The Damnwells

The Damnwells

The Damnwells

Bastards of the Beat

Red Ink

The Damnwells are a meat and potatoes alt-country/rock band from Brooklyn with a few odd quirks. Unfortunately, those quirks don’t make Bastards of the Beat worthy of repeated listening.

The record opens with a brief, Neil Young-like acoustic guitar and harmonica number that finds singer Alex Dezen musing about how “Everybody grew up and turned into assholes.” Nice way to introduce yourselves guys. Later, on the otherwise dull “New Delhi,” Dezen seems to take that misanthropic perspective to a new low with a fun little couplet: “What’s the deal with you and Lucinda? / She said that you broke her hymen while playing kick ball.” Check please!

To be fair, the record isn’t entirely unpleasant. “What You Get” is a straight-ahead rocker that sounds like a lost Tommy Tutone follow-up to “867-5309/Jenny.” Tunes like “The Sound” have some decent enough guitar work (from Dezen and Dave Chernis) to recommend them. “Sleepsinging” is a churning, hypnotic stab at Brit pop. If “Electric Harmony” actually had anything interesting to say, it might not be a bad song either. And “Kiss Catastrophe” even gives you the impression that seeing these guys in a bar might not be such a terrible experience. I can attest that they do have a certain stage presence.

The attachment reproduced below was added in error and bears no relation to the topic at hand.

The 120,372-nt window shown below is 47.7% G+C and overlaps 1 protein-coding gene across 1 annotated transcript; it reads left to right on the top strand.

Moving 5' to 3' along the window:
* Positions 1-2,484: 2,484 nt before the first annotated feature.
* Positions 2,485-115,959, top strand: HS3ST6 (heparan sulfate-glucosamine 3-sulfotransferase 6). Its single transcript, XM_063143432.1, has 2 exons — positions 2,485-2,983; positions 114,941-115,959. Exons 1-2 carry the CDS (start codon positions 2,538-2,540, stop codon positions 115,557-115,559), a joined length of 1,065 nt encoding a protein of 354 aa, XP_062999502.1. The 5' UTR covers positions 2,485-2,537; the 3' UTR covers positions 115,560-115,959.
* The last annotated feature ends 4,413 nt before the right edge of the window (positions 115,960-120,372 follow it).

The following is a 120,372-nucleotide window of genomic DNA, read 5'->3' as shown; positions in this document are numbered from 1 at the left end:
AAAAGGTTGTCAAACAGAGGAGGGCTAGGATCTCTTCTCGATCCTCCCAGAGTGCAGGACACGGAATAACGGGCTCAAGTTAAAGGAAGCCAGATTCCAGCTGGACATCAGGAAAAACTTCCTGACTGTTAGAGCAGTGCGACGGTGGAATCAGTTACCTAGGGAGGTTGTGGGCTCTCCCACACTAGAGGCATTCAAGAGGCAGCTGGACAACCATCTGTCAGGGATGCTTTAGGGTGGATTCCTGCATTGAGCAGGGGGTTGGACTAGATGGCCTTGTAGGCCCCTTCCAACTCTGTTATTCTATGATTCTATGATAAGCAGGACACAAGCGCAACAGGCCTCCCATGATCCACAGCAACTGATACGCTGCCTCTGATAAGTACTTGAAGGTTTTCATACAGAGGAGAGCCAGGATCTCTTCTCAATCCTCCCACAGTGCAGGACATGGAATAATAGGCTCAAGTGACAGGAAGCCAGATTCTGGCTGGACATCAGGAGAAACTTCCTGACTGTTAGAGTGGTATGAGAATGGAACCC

More often though, the lyrics are lazy and the music is uninspired. The bouncy “The Lost Complaint” offers this bit of wisdom: “When you gonna stay the same / Not till I’ve gone away / When you gonna take the blame / Oh when your love has strayed.” Or how about these lines from the acoustic “I Will Keep the Bad Things From You”: “I will be your dad and mother / I will give you older brothers / I will feed you fries with steak sauce / I will keep the price below cost.” Dezen sings these goofy lines not with a wink but in an unfailingly earnest, raspy-throated rock star voice that bears a passing resemblance to Ryan Adams. Incidentally, The Damnwells’ drummer Steven Terry spent some time in Whiskeytown.

The Damnwells occasionally have the chops and the sound of a band with talent, but not enough to distract you from their lack of originality, insipid lyrics and general malaise. “Catch it while you can / It’s the feel good hit of the summer,” Dezen sings on one song. Um, not exactly.

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